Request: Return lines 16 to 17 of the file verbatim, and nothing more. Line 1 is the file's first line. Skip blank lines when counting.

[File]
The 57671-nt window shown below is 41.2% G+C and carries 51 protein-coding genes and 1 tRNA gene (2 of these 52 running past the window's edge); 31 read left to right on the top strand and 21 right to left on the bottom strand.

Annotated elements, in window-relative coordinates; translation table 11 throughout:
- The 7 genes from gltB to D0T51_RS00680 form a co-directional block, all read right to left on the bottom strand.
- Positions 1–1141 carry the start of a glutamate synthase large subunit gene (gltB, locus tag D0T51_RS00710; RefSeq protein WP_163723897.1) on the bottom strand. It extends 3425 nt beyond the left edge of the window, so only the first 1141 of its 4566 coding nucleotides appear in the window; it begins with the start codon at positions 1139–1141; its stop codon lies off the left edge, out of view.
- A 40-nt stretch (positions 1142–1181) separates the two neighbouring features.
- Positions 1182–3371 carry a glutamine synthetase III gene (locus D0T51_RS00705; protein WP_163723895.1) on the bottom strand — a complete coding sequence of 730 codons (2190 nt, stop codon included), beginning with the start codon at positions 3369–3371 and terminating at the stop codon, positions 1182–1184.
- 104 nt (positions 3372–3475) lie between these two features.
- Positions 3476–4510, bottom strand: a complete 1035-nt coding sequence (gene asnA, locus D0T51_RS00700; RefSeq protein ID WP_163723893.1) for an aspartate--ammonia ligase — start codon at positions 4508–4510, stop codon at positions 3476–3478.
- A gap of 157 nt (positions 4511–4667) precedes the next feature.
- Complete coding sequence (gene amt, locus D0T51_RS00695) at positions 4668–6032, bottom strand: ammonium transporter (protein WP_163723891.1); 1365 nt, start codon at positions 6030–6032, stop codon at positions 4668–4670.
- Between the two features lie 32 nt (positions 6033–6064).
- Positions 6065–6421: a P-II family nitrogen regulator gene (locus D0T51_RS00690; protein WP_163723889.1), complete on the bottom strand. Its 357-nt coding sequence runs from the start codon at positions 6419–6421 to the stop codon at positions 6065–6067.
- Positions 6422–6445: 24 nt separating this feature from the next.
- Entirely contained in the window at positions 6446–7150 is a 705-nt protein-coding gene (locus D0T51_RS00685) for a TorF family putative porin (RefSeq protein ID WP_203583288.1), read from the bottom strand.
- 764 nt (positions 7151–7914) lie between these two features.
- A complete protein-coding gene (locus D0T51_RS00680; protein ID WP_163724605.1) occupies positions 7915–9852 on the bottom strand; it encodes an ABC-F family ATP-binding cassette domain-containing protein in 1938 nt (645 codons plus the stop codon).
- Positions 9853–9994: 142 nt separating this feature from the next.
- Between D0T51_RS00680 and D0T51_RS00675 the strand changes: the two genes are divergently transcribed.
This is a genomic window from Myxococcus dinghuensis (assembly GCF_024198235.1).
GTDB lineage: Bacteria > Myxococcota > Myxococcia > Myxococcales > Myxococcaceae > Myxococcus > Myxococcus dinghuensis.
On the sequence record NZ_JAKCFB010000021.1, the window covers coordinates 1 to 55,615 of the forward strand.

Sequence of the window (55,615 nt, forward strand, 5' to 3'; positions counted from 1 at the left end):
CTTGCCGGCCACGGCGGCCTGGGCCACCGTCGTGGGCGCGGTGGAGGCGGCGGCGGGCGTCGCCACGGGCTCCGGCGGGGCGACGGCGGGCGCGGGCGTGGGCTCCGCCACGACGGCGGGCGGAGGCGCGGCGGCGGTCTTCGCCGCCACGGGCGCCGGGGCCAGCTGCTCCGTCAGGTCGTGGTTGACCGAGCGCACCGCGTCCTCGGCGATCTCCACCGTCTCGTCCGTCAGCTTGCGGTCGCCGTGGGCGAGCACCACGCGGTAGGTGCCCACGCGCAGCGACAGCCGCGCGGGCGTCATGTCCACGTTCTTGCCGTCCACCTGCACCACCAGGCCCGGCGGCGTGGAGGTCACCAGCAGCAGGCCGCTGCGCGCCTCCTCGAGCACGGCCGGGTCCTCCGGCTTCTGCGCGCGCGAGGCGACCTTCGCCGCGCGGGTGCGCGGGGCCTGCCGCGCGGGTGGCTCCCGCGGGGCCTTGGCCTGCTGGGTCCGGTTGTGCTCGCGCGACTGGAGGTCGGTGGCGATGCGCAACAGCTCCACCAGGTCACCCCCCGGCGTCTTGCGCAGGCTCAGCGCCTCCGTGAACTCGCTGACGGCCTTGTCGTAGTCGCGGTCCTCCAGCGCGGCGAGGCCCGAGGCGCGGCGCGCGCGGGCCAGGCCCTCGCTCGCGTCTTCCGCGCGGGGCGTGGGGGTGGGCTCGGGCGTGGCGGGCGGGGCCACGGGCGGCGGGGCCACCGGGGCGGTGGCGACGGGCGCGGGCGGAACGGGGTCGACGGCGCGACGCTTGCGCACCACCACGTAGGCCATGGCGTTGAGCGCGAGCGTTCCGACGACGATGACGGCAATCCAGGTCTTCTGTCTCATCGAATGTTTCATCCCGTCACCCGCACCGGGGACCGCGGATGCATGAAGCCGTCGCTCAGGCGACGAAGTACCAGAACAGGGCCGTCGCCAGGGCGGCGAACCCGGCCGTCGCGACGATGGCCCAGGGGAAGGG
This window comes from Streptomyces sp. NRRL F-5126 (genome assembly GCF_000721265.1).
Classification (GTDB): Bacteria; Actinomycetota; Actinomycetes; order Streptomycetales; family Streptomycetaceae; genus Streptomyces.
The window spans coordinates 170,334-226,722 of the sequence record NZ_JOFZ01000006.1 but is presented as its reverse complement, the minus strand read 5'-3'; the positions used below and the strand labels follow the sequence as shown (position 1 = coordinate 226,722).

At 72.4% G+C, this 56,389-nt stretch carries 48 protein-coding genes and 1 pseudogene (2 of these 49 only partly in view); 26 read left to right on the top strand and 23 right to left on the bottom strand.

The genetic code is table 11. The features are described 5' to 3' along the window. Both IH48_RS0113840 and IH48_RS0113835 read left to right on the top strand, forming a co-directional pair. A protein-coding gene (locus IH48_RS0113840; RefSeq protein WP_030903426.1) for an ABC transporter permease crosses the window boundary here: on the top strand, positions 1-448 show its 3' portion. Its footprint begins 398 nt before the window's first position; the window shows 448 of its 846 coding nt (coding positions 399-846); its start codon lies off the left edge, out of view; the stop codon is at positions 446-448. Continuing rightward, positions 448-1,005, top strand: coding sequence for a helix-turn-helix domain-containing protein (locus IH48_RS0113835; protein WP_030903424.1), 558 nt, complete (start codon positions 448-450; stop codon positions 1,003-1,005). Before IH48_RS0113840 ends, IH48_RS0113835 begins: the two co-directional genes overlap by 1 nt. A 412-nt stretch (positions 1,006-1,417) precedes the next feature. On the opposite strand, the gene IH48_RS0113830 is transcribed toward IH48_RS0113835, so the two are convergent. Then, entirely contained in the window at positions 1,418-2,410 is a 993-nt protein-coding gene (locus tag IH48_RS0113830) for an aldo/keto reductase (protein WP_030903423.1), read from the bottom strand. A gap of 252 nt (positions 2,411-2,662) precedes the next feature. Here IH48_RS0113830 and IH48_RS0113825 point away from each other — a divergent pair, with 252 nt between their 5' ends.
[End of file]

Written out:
- A complete protein-coding gene (locus D0T51_RS00680; protein ID WP_163724605.1) occupies positions 7915–9852 on the bottom strand; it encodes an ABC-F family ATP-binding cassette domain-containing protein in 1938 nt (645 codons plus the stop codon).
- Positions 9853–9994: 142 nt separating this feature from the next.